I long to reach out and know the texture of cloud, aware it would be the hazy kiss of fog – but frigid – yet wanting it to be something more. In my youth I often soared up here in moonlit fantasy, perched on the rim of the watertower at the edge of fields near our neighborhood, the cool night air of Venezuela full of the promise of flight and the possibilities of imagination. As with this current passage, I was not, in my adolescent reverie, buffeted by icy wind, but part of wind, surfing it and creating it with my motion, a coccoon of calm wrapped around me, formed and released continually. I commune now as much with those distant dreams as with the present reality just outside my window.

From the vantage point of earth, one looks up and imagines familiar shapes in clouds. Look! There! A horse! Elsewhere, a laughing face above you morphs into an alligator, then the state of Louisiana. These forms flow slowly above you, carried along by the planet’s ceaseless energy. Relative motion is seen from the corner of your eye, in reference to the swaying branches of trees. Direction doubted, then found again. Speed that is impossible to accurately gauge by eye from the ground.

But up here, in this moment, your flight defines speed for itself, the clouds themselves all but motionless. If you look carefully, tiny wisps can be seen to move, but your own speed does not allow you to tarry long enough to perceive that all, even the biggest, is in fact in motion. You behold a seemingly solid wonderland through which you race, and you can almost believe it persists in reality far longer than in your imagination. I hold these beautiful shapes lovingly with my gaze but briefly, then look for more.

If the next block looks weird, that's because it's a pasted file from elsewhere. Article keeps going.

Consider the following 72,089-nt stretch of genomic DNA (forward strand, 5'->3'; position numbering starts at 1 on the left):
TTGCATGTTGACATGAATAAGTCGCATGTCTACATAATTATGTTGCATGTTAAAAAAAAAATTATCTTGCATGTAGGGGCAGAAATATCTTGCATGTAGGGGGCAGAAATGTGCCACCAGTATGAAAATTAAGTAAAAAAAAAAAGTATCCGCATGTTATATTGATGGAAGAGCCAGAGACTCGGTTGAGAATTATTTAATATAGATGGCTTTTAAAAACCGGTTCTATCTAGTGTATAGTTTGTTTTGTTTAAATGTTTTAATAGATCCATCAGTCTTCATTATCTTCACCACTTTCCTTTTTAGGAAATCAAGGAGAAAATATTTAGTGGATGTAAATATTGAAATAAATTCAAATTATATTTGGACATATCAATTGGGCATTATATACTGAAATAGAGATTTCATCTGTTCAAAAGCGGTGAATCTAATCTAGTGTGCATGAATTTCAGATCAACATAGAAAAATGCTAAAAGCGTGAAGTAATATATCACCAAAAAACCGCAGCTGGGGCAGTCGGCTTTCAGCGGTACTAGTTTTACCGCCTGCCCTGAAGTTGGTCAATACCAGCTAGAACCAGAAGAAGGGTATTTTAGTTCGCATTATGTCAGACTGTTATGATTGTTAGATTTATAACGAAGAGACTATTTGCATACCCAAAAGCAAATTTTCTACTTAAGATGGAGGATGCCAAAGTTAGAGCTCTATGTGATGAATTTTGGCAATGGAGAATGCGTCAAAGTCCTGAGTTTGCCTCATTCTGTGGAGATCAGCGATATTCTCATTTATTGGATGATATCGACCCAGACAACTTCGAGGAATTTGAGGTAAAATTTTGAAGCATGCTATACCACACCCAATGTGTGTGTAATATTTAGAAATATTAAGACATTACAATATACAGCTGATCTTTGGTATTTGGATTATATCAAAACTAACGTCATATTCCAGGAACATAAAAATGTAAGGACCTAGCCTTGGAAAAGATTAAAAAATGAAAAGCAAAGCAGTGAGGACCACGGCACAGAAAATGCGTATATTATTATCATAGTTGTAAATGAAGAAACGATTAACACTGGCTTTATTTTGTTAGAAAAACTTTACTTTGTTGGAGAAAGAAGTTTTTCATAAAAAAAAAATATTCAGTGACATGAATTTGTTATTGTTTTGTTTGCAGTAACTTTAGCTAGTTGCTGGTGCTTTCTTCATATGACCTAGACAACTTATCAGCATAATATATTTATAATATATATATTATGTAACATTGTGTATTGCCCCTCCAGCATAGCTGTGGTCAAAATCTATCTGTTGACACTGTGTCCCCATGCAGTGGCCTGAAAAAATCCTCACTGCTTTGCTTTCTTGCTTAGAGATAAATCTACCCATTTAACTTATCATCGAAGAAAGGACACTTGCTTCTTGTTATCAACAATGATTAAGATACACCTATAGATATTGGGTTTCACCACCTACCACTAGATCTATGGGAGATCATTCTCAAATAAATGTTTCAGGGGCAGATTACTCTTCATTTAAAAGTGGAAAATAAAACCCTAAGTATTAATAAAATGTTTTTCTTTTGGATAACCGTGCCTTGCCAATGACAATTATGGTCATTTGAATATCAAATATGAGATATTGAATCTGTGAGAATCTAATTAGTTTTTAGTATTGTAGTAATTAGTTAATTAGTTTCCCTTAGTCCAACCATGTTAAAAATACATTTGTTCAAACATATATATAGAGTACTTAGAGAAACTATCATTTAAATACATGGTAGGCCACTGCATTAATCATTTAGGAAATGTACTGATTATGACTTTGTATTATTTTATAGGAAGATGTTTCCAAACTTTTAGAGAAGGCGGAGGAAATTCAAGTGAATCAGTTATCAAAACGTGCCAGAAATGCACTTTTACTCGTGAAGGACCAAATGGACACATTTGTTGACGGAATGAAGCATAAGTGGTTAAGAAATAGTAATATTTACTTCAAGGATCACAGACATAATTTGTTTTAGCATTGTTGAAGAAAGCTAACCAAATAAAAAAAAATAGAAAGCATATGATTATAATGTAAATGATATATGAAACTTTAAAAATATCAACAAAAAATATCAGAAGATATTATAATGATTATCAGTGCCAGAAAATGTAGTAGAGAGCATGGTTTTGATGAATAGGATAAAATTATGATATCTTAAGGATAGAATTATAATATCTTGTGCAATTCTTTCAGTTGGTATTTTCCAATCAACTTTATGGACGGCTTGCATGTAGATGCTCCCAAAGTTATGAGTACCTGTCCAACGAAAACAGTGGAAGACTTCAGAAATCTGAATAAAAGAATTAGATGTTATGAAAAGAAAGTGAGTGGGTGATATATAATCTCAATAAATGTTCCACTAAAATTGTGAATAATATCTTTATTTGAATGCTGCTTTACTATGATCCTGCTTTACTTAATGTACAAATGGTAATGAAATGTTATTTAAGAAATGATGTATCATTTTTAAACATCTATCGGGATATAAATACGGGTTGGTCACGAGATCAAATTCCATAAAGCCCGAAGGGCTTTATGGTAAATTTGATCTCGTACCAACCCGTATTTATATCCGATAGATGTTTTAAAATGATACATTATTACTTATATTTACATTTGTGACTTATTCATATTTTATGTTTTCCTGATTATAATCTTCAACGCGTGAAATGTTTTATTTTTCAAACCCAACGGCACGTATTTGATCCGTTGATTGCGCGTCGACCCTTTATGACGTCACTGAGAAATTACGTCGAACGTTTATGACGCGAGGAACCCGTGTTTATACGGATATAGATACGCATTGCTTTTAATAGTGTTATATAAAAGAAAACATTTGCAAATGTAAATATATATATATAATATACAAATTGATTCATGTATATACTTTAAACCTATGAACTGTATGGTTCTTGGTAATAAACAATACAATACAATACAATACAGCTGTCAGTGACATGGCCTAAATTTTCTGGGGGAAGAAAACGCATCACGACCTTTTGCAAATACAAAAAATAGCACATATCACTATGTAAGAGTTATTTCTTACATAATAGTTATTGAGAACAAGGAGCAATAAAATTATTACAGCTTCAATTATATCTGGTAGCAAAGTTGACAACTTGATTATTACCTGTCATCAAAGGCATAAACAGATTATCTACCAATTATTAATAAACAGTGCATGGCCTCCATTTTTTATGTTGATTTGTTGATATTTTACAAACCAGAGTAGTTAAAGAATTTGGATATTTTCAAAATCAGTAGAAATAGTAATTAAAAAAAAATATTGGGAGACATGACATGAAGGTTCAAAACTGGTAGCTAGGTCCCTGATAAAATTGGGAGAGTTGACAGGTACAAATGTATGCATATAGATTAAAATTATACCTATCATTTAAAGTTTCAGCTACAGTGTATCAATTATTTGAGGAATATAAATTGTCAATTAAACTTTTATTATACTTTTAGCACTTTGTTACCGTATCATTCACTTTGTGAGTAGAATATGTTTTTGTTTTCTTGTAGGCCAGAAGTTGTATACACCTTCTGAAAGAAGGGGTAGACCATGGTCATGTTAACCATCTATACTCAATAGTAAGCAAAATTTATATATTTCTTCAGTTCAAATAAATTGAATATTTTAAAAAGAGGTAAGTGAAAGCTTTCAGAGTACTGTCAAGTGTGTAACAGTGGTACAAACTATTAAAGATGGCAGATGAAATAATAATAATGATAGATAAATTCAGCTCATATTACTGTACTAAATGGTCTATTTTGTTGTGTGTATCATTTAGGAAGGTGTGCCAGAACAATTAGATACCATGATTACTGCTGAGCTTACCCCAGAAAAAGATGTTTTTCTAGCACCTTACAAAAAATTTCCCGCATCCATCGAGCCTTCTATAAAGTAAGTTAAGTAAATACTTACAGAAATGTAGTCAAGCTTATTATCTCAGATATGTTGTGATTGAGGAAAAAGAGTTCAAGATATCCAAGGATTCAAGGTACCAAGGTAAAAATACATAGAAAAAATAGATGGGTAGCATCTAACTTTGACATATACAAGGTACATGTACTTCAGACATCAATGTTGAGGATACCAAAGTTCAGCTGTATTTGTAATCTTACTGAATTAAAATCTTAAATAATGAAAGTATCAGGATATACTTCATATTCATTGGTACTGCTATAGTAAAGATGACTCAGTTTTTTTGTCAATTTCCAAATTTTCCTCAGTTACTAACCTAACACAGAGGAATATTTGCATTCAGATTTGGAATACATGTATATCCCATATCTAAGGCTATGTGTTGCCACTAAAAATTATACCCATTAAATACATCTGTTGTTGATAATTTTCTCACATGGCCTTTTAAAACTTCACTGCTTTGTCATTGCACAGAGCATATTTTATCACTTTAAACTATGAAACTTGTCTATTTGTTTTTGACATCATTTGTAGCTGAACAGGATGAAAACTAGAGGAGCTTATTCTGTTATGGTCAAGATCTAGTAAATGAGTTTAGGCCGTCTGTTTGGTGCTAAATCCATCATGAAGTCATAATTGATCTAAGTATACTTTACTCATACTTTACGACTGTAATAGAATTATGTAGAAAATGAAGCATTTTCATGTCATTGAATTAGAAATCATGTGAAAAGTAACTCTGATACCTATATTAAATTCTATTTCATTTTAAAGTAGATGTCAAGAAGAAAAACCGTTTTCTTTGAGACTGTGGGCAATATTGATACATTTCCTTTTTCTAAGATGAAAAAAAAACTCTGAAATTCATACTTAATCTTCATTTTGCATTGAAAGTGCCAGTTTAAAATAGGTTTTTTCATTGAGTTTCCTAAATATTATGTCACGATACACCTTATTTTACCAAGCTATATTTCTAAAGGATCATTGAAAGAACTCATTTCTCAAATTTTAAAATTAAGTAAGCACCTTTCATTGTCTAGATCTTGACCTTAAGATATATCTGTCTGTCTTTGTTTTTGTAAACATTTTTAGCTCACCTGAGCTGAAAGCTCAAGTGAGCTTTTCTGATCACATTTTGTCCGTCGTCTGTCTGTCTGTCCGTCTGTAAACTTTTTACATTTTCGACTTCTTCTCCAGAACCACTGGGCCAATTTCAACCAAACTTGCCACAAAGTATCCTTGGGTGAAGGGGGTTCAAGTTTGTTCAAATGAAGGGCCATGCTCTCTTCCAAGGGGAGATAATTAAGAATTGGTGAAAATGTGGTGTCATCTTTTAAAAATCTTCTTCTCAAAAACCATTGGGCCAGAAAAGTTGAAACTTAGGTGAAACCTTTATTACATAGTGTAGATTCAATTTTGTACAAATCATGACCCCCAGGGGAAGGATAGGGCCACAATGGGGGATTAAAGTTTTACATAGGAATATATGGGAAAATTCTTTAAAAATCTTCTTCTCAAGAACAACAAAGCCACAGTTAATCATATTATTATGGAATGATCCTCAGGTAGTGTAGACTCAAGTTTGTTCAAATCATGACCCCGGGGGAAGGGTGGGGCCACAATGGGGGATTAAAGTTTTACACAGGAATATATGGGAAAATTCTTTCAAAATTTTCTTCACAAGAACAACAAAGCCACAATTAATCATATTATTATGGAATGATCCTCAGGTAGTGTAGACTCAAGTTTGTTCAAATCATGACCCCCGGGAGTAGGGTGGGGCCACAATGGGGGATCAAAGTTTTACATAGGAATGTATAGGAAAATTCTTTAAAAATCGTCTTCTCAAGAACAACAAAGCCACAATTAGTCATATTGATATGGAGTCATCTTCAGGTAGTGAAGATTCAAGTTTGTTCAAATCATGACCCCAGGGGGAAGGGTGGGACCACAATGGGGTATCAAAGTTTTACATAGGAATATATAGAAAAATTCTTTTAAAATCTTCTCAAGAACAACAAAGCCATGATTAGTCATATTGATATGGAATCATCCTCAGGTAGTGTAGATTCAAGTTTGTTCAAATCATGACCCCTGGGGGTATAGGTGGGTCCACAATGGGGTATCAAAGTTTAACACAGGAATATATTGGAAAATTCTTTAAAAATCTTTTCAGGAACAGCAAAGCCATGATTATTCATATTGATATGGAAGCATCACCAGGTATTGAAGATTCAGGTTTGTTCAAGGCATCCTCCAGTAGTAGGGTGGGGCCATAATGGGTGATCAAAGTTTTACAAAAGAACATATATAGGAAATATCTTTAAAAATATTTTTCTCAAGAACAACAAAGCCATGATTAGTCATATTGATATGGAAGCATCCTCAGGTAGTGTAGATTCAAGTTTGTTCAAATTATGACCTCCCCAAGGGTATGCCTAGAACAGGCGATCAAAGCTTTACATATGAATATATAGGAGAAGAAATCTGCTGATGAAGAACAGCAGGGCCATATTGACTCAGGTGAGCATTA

Inevitably, however, the complex topography shrinks to a texture less intimate, the relative size of my porthole view diminished by the unembraceable extent of the greater horizon now visible. My imagination pulls back inside the plastic and hovers here where I am, held by the hissing roar of jet flight, contemplating what is before me, and seeking a new way to relate to what I see that might yield some of the recent wonder now gently fading.

It occurs to me to think on how all this “cloud” came to be up here. I have struggled with the numbers, that these visions of translucent solidity represent many tons of water. Water. Which lies heavy on the land, sinuously seeking that common lower level it itself has defined by the shorelines of its dominating oceans, themselves fully water down to miles of crushing depth, where the weight of that water would implode our frail bodies. We who are mostly water, and count ourselves heavy. Yet here, an equal distance above that equilibrium plane of ocean surface as the deepest depths are below, are tons of water, floating around. In air.

Yes, the fallacy lies in the word “water”, as this is technically vapor, but the paradox will not be so easily dispelled as by positing that matter can have any of the three distinct and defining states of solid/liquid/gas. Ice, too, will laugh at your “understanding” as it floats on its own liquid incarnation. No, it is not the physics, and not the numbers of tons, that inspire my contemplation. It is the process. The cycle of cloud. My eye is drawn down to the distant ground, where another immensity lies in open camouflage.

Perhaps “rock”, if I may be allowed such a dismissively catch-all word, is the prevalent material of this planet, with “air” second over still-abundant “water” (at least as measured by volume). But the fourth mass is also the first to transcend that elusive, defining boundary of “life”. That being plants. Only a third of this orb is dry rock, and even some of that is again covered by frozen water. But of that which is not, save for some admittedly enormous deserts, almost all is covered by plants. Below me, patterns of green and yellow lie like paint upon the forms of red and brown and yellow earth. Whether “flat” grasslands or soaring jungle, plants are everywhere, as crowded together as their design permits. The more I look, the more I realize just how much “plant” is out there.



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